The piece is framed to conservation standards and available to purchase with or without the frame. For pricing enquiries please contact us at

Hush Dirty Bomb Original Artwork

Classic Hush prints now available at Kumi Contemporary

We’re delighted to be able to offer some incredible classic Hush prints at Kumi Contemporary including Hush’s very first silkscreen print, a little unique hand painted gem and a few other vintage Hush works.

Hush Prints

Hush: She's no Angel

Hush print: She’s no Angel

Medium: Silkscreen
Signed, Numbered & Dated
Date: 2007
Edition: 30
Size: 56x76cm

Details: Hush’s first ever 3 colour silkscreen print with generous handfinishing from an edition of 30.

Hush: Vamp

Hush Vamp

Hush: Vamp (Unique)

Medium: Screen Print
Signed, Numbered & Dated
Date: 2013
Edition: 31
Size: 18x22cm

Details: Hand painted with Acrylics & Spray Paint + 3 Colour Screen Print on 350gsm Somerset Velvet Hand made Cotton Paper.

Hush Dirty Bomb Print

Hush: Dirty Bomb Print

Medium: Screen Print
Signed, Numbered & Dated
Date: 2007
Edition: 50
Size: 55.5x77cm

Details: Handfinished 3 colour screenprint of Hush’s iconic Dirty Bomb, deckled edge artist paper.

Hush Lolita Lolly (Red)

Hush: Lolita Lolly (Red)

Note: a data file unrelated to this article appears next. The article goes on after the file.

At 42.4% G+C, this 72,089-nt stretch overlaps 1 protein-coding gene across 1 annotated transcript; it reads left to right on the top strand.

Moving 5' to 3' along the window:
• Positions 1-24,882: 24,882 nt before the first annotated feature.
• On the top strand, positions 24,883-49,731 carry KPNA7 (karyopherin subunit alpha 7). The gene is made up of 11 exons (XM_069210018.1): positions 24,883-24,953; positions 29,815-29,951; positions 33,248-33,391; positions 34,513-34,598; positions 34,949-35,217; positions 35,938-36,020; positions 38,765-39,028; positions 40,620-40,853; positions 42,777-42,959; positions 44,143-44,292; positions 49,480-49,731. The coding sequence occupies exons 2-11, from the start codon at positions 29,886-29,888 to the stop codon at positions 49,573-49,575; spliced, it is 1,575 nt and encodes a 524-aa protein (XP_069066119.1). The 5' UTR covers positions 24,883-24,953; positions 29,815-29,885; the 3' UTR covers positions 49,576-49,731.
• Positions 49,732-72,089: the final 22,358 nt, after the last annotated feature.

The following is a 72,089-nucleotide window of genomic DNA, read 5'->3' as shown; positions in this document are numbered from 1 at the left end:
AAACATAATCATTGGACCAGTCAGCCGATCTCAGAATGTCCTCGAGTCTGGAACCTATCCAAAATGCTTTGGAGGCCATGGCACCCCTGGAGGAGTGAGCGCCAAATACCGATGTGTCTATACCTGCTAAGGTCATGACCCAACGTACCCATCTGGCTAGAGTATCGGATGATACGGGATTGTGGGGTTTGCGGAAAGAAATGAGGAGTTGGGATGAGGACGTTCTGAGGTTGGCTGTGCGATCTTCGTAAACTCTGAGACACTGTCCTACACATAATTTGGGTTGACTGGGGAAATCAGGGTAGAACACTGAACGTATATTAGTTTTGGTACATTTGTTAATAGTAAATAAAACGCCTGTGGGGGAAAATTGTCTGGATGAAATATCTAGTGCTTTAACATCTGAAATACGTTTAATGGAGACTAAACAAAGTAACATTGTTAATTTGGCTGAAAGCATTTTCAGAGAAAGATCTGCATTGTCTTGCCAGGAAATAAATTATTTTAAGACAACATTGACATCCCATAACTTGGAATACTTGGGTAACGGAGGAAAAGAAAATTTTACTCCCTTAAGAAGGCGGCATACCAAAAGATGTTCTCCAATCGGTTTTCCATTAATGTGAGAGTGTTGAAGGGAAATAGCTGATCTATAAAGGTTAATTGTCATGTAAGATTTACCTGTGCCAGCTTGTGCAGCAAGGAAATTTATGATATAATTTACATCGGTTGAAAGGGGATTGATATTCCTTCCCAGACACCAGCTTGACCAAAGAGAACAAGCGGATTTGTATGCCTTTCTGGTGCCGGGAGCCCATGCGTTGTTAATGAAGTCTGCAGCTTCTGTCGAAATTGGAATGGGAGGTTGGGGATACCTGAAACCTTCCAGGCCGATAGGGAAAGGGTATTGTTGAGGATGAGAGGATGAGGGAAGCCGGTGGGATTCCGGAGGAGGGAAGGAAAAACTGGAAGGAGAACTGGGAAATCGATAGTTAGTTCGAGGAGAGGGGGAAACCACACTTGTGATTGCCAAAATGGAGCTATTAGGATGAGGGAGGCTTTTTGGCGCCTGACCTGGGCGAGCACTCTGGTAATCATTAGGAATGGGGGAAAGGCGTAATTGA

Medium: Screen Print
Signed, Numbered & Dated
Date: 2009
Edition: 50
Size: 26x37cm

Details: Hand finished 3 Colour screen print Printed 300gsm textured white, deckled edge artist paper.


New Original Hush Artwork now available

We are very excited to announce our latest acquisition – Hush’s spectacular original artwork titled “Unseen II”. Measuring a grand 180x137cm framed, and 158x11cm unframed, it is the largest and unquestionably the most beautiful Hush artwork we have ever offered.

This original and unique painting is executed in acrylic paint, screen print, spray paint, screen inks on Belgium linen canvas, beautifully framed to conservation standards.

Please contact us for pricing enquiries.

Hush: Unseen II Original Artwork

Hush Unseen II Original ArtworkHush Unseen II Original ArtworkHush Unseen II Original ArtworkHush Unseen II Original Artwork











Hush Prints: A Street Piece Named Desire, Twin Light & Moniker

With Hush’s landmark Outsiders solo show due to open this Thursday 31st October, we are excited to bring you three stunning prints.

A Street Piece Named Desire was released at the Outsiders and comes from an edition of just 15. Measuring an impressive 74cm x 100cm, this large and dramatic print is hand painted with acrylic and spray paint. Hush’s A Street Piece Named Desire is indisputably Hush’s finest print to date.

Hush’s Twin Light has been a favourite since it’s release in 2011. Drawing on traditional Japanese textures and patterns, Hush sets up a striking scene on exquisite hand made somerset white velvet paper. Also included with this piece is a rare Hush paster.

Hush’s Moniker Siren is available as a unique proof from an edition of just 2. A stunning grey metallic background creates an incredible centre piece for Hush’s trademark Siren and Graf tags.

Hush Print: A Street Piece Named Desire

Hush A Street Piece Named Desire

Hush Print: Twin Light

Hush Twin LightHush Twin Light & Special Paster

Hush Print: Moniker Unique Proof

Hush Moniker Unique Proof